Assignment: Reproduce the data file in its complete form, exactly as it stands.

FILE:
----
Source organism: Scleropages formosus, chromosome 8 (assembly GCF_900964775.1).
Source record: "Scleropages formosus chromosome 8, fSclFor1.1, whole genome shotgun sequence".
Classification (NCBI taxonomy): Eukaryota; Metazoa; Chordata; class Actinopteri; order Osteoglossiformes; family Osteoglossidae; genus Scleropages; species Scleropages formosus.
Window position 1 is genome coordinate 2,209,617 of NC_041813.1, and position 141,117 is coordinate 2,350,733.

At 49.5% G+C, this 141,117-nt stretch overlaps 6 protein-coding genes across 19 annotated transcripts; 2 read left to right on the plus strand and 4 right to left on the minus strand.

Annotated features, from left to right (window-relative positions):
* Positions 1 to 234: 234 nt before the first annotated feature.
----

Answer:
Source organism: Scleropages formosus, chromosome 8 (assembly GCF_900964775.1).
Source record: "Scleropages formosus chromosome 8, fSclFor1.1, whole genome shotgun sequence".
Classification (NCBI taxonomy): Eukaryota; Metazoa; Chordata; class Actinopteri; order Osteoglossiformes; family Osteoglossidae; genus Scleropages; species Scleropages formosus.
Window position 1 is genome coordinate 2,209,617 of NC_041813.1, and position 141,117 is coordinate 2,350,733.

At 49.5% G+C, this 141,117-nt stretch overlaps 6 protein-coding genes across 19 annotated transcripts; 2 read left to right on the plus strand and 4 right to left on the minus strand.

Annotated features, from left to right (window-relative positions):
* Positions 1 to 234: 234 nt before the first annotated feature.